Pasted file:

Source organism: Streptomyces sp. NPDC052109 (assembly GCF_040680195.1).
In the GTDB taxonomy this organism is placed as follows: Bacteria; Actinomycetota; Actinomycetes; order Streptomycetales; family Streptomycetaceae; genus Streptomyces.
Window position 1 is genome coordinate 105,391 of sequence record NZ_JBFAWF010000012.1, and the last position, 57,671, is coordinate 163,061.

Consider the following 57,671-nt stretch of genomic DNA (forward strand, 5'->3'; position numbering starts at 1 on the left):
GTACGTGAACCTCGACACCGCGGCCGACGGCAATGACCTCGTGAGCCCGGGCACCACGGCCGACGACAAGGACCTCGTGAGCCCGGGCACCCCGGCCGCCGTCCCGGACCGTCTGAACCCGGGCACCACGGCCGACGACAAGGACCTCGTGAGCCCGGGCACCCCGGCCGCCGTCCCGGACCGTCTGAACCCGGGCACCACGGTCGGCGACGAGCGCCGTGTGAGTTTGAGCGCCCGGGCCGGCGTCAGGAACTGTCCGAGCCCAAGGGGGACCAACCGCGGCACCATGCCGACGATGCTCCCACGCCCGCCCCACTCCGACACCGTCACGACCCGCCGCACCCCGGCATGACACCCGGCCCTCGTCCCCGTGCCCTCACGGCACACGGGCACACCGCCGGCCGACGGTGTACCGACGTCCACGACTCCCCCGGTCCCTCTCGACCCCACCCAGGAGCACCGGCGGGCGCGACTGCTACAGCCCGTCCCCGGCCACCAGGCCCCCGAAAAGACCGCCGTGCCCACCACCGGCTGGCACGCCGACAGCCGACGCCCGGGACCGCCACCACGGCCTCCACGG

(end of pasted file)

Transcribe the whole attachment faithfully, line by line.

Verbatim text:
Source organism: Streptomyces sp. NPDC052109 (assembly GCF_040680195.1).
In the GTDB taxonomy this organism is placed as follows: Bacteria; Actinomycetota; Actinomycetes; order Streptomycetales; family Streptomycetaceae; genus Streptomyces.
Window position 1 is genome coordinate 105,391 of sequence record NZ_JBFAWF010000012.1, and the last position, 57,671, is coordinate 163,061.

Consider the following 57,671-nt stretch of genomic DNA (forward strand, 5'->3'; position numbering starts at 1 on the left):
GTACGTGAACCTCGACACCGCGGCCGACGGCAATGACCTCGTGAGCCCGGGCACCACGGCCGACGACAAGGACCTCGTGAGCCCGGGCACCCCGGCCGCCGTCCCGGACCGTCTGAACCCGGGCACCACGGCCGACGACAAGGACCTCGTGAGCCCGGGCACCCCGGCCGCCGTCCCGGACCGTCTGAACCCGGGCACCACGGTCGGCGACGAGCGCCGTGTGAGTTTGAGCGCCCGGGCCGGCGTCAGGAACTGTCCGAGCCCAAGGGGGACCAACCGCGGCACCATGCCGACGATGCTCCCACGCCCGCCCCACTCCGACACCGTCACGACCCGCCGCACCCCGGCATGACACCCGGCCCTCGTCCCCGTGCCCTCACGGCACACGGGCACACCGCCGGCCGACGGTGTACCGACGTCCACGACTCCCCCGGTCCCTCTCGACCCCACCCAGGAGCACCGGCGGGCGCGACTGCTACAGCCCGTCCCCGGCCACCAGGCCCCCGAAAAGACCGCCGTGCCCACCACCGGCTGGCACGCCGACAGCCGACGCCCGGGACCGCCACCACGGCCTCCACGG